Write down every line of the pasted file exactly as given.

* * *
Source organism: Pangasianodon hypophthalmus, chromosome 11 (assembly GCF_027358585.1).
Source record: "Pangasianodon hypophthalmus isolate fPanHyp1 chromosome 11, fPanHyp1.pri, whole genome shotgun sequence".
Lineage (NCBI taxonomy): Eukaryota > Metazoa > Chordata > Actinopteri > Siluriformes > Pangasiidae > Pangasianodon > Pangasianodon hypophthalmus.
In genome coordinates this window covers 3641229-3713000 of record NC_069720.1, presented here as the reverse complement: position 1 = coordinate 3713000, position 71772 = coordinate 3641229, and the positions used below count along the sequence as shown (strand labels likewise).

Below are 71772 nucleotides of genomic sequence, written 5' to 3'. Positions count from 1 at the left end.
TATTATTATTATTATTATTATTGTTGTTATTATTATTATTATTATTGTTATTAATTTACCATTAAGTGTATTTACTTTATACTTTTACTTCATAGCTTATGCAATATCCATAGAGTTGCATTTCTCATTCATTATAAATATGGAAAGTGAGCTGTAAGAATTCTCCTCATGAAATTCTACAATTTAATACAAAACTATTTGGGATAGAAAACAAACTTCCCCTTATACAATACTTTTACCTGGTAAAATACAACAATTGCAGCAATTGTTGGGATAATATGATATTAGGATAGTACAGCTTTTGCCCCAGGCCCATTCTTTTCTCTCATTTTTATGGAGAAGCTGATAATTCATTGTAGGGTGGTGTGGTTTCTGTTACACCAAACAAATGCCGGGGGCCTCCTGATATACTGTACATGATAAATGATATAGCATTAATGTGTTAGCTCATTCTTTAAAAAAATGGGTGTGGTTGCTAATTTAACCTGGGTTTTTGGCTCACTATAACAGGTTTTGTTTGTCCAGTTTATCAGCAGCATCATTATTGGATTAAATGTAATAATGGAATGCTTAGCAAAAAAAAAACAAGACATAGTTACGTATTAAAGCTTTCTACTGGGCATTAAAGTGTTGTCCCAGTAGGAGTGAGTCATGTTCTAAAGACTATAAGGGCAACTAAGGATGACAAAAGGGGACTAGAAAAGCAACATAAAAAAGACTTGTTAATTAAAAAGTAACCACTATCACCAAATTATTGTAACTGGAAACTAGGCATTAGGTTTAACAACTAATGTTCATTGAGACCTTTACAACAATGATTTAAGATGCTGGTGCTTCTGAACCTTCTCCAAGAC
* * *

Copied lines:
Source organism: Pangasianodon hypophthalmus, chromosome 11 (assembly GCF_027358585.1).
Source record: "Pangasianodon hypophthalmus isolate fPanHyp1 chromosome 11, fPanHyp1.pri, whole genome shotgun sequence".
Lineage (NCBI taxonomy): Eukaryota > Metazoa > Chordata > Actinopteri > Siluriformes > Pangasiidae > Pangasianodon > Pangasianodon hypophthalmus.
In genome coordinates this window covers 3641229-3713000 of record NC_069720.1, presented here as the reverse complement: position 1 = coordinate 3713000, position 71772 = coordinate 3641229, and the positions used below count along the sequence as shown (strand labels likewise).

Below are 71772 nucleotides of genomic sequence, written 5' to 3'. Positions count from 1 at the left end.
TATTATTATTATTATTATTATTGTTGTTATTATTATTATTATTATTGTTATTAATTTACCATTAAGTGTATTTACTTTATACTTTTACTTCATAGCTTATGCAATATCCATAGAGTTGCATTTCTCATTCATTATAAATATGGAAAGTGAGCTGTAAGAATTCTCCTCATGAAATTCTACAATTTAATACAAAACTATTTGGGATAGAAAACAAACTTCCCCTTATACAATACTTTTACCTGGTAAAATACAACAATTGCAGCAATTGTTGGGATAATATGATATTAGGATAGTACAGCTTTTGCCCCAGGCCCATTCTTTTCTCTCATTTTTATGGAGAAGCTGATAATTCATTGTAGGGTGGTGTGGTTTCTGTTACACCAAACAAATGCCGGGGGCCTCCTGATATACTGTACATGATAAATGATATAGCATTAATGTGTTAGCTCATTCTTTAAAAAAATGGGTGTGGTTGCTAATTTAACCTGGGTTTTTGGCTCACTATAACAGGTTTTGTTTGTCCAGTTTATCAGCAGCATCATTATTGGATTAAATGTAATAATGGAATGCTTAGCAAAAAAAAAACAAGACATAGTTACGTATTAAAGCTTTCTACTGGGCATTAAAGTGTTGTCCCAGTAGGAGTGAGTCATGTTCTAAAGACTATAAGGGCAACTAAGGATGACAAAAGGGGACTAGAAAAGCAACATAAAAAAGACTTGTTAATTAAAAAGTAACCACTATCACCAAATTATTGTAACTGGAAACTAGGCATTAGGTTTAACAACTAATGTTCATTGAGACCTTTACAACAATGATTTAAGATGCTGGTGCTTCTGAACCTTCTCCAAGAC